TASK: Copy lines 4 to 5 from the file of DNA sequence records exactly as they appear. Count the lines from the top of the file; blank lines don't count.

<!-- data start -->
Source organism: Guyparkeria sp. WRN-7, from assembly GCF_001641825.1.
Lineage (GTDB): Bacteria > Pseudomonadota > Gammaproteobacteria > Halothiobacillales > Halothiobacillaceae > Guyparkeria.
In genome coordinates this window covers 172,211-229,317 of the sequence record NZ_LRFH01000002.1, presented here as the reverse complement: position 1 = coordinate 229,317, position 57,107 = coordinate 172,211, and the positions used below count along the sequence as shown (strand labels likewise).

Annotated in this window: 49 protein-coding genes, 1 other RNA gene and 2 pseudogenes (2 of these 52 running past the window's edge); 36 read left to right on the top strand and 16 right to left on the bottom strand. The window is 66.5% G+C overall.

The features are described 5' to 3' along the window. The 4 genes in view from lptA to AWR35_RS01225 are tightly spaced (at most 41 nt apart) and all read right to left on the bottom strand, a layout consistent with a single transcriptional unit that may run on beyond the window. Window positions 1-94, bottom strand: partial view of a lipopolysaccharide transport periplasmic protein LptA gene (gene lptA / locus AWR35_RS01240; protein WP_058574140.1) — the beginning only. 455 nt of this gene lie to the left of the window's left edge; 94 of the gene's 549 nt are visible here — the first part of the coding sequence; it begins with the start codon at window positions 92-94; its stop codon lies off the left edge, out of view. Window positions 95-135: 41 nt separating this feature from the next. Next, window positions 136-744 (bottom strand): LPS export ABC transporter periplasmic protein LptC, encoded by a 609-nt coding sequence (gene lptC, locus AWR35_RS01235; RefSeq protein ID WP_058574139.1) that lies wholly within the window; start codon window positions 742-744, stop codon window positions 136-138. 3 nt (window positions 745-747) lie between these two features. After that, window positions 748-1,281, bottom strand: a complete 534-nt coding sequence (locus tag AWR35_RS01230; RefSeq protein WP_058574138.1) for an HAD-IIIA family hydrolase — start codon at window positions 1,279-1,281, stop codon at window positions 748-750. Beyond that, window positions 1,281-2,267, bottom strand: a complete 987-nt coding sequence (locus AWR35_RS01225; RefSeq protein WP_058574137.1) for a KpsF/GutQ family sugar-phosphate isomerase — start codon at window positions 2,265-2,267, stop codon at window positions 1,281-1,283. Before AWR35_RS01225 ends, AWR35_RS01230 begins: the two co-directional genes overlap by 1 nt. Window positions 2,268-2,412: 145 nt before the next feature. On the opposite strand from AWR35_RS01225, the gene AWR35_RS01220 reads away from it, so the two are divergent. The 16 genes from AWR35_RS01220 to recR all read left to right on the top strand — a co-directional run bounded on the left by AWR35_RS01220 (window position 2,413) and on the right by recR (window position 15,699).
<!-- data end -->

Annotated in this window: 49 protein-coding genes, 1 other RNA gene and 2 pseudogenes (2 of these 52 running past the window's edge); 36 read left to right on the top strand and 16 right to left on the bottom strand. The window is 66.5% G+C overall.

The features are described 5' to 3' along the window. The 4 genes in view from lptA to AWR35_RS01225 are tightly spaced (at most 41 nt apart) and all read right to left on the bottom strand, a layout consistent with a single transcriptional unit that may run on beyond the window. Window positions 1-94, bottom strand: partial view of a lipopolysaccharide transport periplasmic protein LptA gene (gene lptA / locus AWR35_RS01240; protein WP_058574140.1) — the beginning only. 455 nt of this gene lie to the left of the window's left edge; 94 of the gene's 549 nt are visible here — the first part of the coding sequence; it begins with the start codon at window positions 92-94; its stop codon lies off the left edge, out of view. Window positions 95-135: 41 nt separating this feature from the next. Next, window positions 136-744 (bottom strand): LPS export ABC transporter periplasmic protein LptC, encoded by a 609-nt coding sequence (gene lptC, locus AWR35_RS01235; RefSeq protein ID WP_058574139.1) that lies wholly within the window; start codon window positions 742-744, stop codon window positions 136-138. 3 nt (window positions 745-747) lie between these two features. After that, window positions 748-1,281, bottom strand: a complete 534-nt coding sequence (locus tag AWR35_RS01230; RefSeq protein WP_058574138.1) for an HAD-IIIA family hydrolase — start codon at window positions 1,279-1,281, stop codon at window positions 748-750. Beyond that, window positions 1,281-2,267, bottom strand: a complete 987-nt coding sequence (locus AWR35_RS01225; RefSeq protein WP_058574137.1) for a KpsF/GutQ family sugar-phosphate isomerase — start codon at window positions 2,265-2,267, stop codon at window positions 1,281-1,283. Before AWR35_RS01225 ends, AWR35_RS01230 begins: the two co-directional genes overlap by 1 nt. Window positions 2,268-2,412: 145 nt before the next feature. On the opposite strand from AWR35_RS01225, the gene AWR35_RS01220 reads away from it, so the two are divergent. The 16 genes from AWR35_RS01220 to recR all read left to right on the top strand — a co-directional run bounded on the left by AWR35_RS01220 (window position 2,413) and on the right by recR (window position 15,699).